8 The Receiver The Receiver- Receives the signal from the aerial (Ae) the aerial (Ae) Demodulator- Extracts the signal from radio frequency RF radio frequency RF to audio frequency AF. to audio frequency AF. Audio Amplifier- increases the signal strength for output to the speaker. ReceiverDemodulator Audio Amplifier YAe Basic Diagram Loud Speaker Let’s examine a basic receiver and what it consists of.

9 The Receiver In early models there were problems of - Poor/Limited Selection (ability to remain on station) Poor Amplification/Fidelity (strength & sound quality) and Noise (too much interference) Basic Diagram ReceiverDemodulator Audio Amplifier YAe Loud Speaker

10 The Receiver The superheterodyne principle offers a way to overcome some of these problems. This involves the effect that one ‘sine wave’ has over another adjacent ‘sine wave’, of a different frequency. For example - two waves in the sea meeting and interacting or the interaction of two AC electrical signals of different frequencies of different frequencies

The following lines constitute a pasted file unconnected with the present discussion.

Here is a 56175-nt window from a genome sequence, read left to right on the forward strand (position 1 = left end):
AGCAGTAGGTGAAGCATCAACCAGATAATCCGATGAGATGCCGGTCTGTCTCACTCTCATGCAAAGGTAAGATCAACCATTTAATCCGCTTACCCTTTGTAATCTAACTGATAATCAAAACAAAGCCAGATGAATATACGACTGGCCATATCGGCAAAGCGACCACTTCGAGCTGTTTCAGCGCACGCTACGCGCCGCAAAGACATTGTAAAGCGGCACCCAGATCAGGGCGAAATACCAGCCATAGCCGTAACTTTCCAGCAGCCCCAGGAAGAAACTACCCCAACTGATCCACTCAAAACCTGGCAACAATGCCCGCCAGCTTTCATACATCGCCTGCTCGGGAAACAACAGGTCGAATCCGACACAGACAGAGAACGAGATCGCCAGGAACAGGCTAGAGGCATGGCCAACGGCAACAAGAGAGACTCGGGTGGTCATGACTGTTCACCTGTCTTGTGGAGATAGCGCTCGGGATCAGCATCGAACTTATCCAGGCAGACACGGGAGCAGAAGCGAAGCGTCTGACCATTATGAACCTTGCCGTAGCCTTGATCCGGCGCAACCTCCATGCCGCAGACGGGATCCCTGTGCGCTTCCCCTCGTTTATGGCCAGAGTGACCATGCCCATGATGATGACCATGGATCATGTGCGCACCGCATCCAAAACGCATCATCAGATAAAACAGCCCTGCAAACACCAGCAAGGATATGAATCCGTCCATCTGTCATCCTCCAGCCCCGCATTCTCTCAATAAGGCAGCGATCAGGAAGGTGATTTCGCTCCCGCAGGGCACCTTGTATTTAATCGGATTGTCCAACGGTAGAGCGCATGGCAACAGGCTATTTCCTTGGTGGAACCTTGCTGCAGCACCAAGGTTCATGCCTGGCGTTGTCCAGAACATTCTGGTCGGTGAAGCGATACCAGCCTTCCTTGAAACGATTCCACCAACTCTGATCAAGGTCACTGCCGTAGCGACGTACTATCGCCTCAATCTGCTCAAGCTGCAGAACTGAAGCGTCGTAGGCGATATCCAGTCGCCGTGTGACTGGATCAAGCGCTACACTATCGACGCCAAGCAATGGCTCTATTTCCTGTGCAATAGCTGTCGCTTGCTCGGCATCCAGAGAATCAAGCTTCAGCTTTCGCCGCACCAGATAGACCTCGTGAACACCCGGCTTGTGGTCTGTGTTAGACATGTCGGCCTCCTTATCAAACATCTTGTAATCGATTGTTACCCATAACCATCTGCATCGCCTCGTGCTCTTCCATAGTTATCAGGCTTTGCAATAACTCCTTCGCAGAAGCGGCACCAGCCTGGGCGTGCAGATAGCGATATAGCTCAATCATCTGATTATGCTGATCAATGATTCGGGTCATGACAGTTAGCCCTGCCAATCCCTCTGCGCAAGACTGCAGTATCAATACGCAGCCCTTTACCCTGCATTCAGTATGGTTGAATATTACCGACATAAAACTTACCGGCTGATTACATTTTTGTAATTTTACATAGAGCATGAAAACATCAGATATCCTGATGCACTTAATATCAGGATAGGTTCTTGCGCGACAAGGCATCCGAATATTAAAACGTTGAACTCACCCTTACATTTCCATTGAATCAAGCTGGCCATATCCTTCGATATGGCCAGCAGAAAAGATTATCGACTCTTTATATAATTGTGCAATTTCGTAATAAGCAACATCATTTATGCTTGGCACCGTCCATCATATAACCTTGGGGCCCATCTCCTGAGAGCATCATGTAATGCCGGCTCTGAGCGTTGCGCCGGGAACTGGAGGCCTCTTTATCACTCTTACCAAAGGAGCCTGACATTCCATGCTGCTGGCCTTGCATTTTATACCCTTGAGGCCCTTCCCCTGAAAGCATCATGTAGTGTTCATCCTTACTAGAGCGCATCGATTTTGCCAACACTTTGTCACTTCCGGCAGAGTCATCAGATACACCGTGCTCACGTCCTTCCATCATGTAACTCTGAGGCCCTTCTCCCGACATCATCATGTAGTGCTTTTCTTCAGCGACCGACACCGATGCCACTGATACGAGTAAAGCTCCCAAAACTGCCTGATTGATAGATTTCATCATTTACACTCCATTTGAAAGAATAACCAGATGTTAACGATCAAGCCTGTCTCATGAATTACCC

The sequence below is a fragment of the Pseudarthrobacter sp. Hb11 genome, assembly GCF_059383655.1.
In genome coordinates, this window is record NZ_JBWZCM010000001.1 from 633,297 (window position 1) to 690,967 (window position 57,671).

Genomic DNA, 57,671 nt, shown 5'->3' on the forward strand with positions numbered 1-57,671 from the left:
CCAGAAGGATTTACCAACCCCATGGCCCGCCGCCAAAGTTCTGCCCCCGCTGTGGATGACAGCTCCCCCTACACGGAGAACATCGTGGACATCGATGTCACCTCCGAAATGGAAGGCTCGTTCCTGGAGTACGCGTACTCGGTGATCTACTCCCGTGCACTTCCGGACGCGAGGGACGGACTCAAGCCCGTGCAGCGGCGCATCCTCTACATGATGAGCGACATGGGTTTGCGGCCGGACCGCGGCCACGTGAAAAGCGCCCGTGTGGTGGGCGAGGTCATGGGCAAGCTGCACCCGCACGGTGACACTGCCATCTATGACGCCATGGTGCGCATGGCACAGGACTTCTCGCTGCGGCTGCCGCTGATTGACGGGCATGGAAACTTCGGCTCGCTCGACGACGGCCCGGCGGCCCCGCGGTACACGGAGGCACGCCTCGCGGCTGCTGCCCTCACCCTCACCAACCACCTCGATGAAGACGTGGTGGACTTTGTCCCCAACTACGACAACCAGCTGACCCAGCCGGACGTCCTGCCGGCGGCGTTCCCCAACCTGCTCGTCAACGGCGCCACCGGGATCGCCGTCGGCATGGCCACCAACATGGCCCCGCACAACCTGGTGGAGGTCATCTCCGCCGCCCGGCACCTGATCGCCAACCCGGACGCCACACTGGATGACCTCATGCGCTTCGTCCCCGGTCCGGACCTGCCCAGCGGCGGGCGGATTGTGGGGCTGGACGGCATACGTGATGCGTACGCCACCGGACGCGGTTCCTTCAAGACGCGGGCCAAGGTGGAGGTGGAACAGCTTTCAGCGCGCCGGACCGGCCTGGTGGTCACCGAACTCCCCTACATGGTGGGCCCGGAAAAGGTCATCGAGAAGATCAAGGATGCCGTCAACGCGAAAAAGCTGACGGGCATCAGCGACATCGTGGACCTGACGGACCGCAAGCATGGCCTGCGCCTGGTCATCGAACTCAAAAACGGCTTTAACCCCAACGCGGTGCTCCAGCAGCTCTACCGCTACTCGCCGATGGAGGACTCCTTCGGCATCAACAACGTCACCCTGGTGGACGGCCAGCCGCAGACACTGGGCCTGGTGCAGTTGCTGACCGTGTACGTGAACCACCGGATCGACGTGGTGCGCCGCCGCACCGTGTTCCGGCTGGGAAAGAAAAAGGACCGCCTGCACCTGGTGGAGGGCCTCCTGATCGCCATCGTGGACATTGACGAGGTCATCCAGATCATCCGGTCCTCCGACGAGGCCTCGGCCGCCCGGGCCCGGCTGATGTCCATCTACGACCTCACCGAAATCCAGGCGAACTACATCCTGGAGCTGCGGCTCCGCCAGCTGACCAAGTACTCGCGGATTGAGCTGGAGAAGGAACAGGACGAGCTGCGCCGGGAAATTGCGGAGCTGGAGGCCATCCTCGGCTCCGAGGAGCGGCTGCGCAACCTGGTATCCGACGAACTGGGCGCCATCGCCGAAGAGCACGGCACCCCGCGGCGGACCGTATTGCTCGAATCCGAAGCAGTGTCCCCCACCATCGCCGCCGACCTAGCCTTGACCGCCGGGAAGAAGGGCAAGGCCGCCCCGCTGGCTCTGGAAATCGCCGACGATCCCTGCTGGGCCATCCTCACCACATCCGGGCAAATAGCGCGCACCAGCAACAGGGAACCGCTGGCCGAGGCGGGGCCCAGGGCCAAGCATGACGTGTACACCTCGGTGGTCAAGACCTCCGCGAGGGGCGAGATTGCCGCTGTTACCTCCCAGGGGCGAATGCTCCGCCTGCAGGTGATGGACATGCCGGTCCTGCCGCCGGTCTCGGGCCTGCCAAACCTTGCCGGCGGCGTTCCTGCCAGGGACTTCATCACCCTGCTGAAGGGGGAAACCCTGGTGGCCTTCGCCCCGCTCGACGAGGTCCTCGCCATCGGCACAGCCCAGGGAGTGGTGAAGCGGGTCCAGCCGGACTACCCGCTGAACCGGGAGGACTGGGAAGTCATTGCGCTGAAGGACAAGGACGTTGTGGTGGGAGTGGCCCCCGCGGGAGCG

11 The Receiver When two notes of near equal frequency sound together - a periodic rise and fall in intensity can be heard - a beat. in intensity can be heard - a beat. The same applies to radio waves, where the beat becomes an added frequency, known as an Intermediate Frequency (IF). This beat can be catastrophic ! And has even resulted in old, badly designed propeller airliners shaking themselves into fatigue failure and even destruction !

12 The Receiver Let’s take two frequency waves f1f1f1f1 f2f2f2f2 & The upper wave, f 1 has a lower frequency than f 2 A composite wave would be – f 1 + f 2 This resultant wave is the Sum Frequency Sum Frequency

13 The Receiver Let’s take two frequency waves f1f1f1f1 f2f2f2f2 & If we join up the peaks and troughs The resultant wave is the Difference Frequency f 2 - f 1

14 The Receiver Let’s take two frequency waves f1f1f1f1 f2f2f2f2 & If we join up the peaks and troughs The resultant wave is the Difference Frequency f 2 - f 1 If f 1 = 248 kHz and f 2 = 252 kHz then this new wave gives a beat of 4 kHz

15 The Receiver To overcome the receiver problems (poor/limited selection, poor amplification/fidelity, excess noise and beating) the Super-Heterodyne (superhet) receiver was developed, making use of these ‘beats’ by receiving lower frequency than Tuned Circuits. This lower frequency can be processed This lower frequency can be processed more effectively than the higher radio frequencies.